Let’s assume that Oswego’s Nuclear Power Plant suddenly broke down and started spewing out dangerous radioactivity, just like in Japan. Let’s assume your family ended up sick, or dead, and that you had to move out of your home — forever — and that its market value was reduced to zero dollars. Can you sue the Power Plant owner? If so, for how much?
Well, I’ve got some bad news for you. Even though under New York common law principles you would be able to sue the power company for every penny of compensation you were entitled to for all those catastrophic losses, a not-well-known federal law trumps New York law, and would probably force you to accept pennies for every dollar you would otherwise be entitled to.
The law is called the Price-Anderson Act of 1957, and it places a damages cap on the liability of nuclear power plant owners or operators. Under this Act, the power plant owners or operators pay an insurance premium each year to create a kind of “no-fault” system for paying damages caused by nuclear accidents. The total payout available from the fund for personal injury and property loss for nuclear accidents amounts to only about $13 billion.
I say “only” because that’s such a small amount of money considering the devastating, widespread catastrophic damages a nuclear disaster would unleash to hundreds of thousands of our local central New York residents and businesses. In fact, the damages that would result from a major nuclear catastrophe are estimated at more like $500 billion.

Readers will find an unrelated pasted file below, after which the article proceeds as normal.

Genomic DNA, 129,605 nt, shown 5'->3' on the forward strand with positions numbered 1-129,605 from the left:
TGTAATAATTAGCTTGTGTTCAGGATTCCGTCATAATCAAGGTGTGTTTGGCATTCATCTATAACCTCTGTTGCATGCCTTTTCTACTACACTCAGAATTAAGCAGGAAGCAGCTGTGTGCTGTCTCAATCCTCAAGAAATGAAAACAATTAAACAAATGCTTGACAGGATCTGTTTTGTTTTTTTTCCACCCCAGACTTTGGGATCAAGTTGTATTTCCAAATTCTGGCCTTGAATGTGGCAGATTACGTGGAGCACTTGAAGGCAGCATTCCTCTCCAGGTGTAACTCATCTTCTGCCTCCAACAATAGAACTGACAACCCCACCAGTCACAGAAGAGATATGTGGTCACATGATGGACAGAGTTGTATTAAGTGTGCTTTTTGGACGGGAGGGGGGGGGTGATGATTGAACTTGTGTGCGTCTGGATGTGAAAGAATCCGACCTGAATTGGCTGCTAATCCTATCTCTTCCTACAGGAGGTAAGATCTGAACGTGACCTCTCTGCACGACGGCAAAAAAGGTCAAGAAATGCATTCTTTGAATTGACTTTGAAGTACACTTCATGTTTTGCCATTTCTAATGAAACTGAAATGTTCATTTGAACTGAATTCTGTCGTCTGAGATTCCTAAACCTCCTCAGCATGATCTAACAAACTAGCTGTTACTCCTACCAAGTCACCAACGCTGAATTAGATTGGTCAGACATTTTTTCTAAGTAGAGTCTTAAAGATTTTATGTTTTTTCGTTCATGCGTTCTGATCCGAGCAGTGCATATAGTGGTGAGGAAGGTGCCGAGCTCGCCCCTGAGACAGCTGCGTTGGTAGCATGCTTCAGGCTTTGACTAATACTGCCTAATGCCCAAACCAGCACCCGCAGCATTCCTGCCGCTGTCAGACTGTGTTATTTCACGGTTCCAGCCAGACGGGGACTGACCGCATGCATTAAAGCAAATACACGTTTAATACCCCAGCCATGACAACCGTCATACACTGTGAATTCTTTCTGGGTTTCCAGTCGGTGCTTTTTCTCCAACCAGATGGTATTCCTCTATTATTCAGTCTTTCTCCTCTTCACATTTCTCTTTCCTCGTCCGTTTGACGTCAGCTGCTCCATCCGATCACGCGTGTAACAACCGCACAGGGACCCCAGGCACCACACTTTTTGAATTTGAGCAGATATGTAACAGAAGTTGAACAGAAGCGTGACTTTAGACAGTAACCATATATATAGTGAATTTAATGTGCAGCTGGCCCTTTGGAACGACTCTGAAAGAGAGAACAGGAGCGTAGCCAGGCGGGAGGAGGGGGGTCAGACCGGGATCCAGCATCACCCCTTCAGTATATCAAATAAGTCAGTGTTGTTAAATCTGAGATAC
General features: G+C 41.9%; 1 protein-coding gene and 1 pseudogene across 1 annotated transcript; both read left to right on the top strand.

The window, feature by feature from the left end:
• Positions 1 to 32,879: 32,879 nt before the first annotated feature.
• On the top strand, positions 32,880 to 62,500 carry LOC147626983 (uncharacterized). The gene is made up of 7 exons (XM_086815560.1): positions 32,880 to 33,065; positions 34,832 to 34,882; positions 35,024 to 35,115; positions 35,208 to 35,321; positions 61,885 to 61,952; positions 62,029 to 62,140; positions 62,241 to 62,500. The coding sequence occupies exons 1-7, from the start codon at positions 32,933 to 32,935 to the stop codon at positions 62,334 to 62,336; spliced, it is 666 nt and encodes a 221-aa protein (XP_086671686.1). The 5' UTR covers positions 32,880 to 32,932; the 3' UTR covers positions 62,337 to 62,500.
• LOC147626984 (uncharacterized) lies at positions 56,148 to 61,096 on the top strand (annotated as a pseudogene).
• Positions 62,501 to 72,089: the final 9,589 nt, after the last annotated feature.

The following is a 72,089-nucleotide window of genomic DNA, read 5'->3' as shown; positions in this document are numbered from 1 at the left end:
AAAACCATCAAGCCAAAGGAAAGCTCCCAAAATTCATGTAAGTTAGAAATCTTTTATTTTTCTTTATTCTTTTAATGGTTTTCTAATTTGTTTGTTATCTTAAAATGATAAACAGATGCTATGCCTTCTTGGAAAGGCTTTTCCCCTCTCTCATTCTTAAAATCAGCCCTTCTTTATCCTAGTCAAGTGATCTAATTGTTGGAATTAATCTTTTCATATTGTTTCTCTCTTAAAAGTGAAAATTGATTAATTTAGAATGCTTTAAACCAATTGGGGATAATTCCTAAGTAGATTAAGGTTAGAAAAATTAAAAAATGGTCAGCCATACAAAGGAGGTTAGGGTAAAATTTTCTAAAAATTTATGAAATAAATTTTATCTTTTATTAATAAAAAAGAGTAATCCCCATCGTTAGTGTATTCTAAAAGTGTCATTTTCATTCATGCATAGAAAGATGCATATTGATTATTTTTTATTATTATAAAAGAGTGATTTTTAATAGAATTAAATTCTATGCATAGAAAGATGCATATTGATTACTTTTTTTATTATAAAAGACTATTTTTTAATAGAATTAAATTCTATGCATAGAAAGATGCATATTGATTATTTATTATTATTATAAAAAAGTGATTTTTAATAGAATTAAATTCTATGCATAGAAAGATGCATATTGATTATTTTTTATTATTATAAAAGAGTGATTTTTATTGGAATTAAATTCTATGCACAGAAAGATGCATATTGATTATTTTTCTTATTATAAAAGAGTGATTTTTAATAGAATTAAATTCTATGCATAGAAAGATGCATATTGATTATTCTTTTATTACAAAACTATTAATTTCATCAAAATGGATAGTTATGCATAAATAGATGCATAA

The stated intent of the Price-Anderson Act was to foster commercial development of nuclear power. But what ever happened to the free market system? Why shouldn’t big power companies have to pay full dollar for catastrophes that, through their negligence, they unleash? The Act, which seems to me extremely unfair, survived a constitutional challenge in 1978 in Duke Power Co. v Carolina Environment Study Group
Who pays the price for this generous “gift” our federal government gave to the power industry? You do, of course. Should, god forbid, our local nuclear power company, through its negligence or carelessness, unleash a Japan-like disaster, none of us will get anything even close to true justice. We will be stuck with the pennies-on-a-dollar compensation provided for in the Price-Anderson Act. And as a Central New York personal injury lawyer, that both offends and scares me . . . .
Email me at: firstname.lastname@example.org I’d love to hear from you!
Michael G. Bersani, Esq.
Central NY Personal Injury Lawyer Michaels & Smolak, P.C.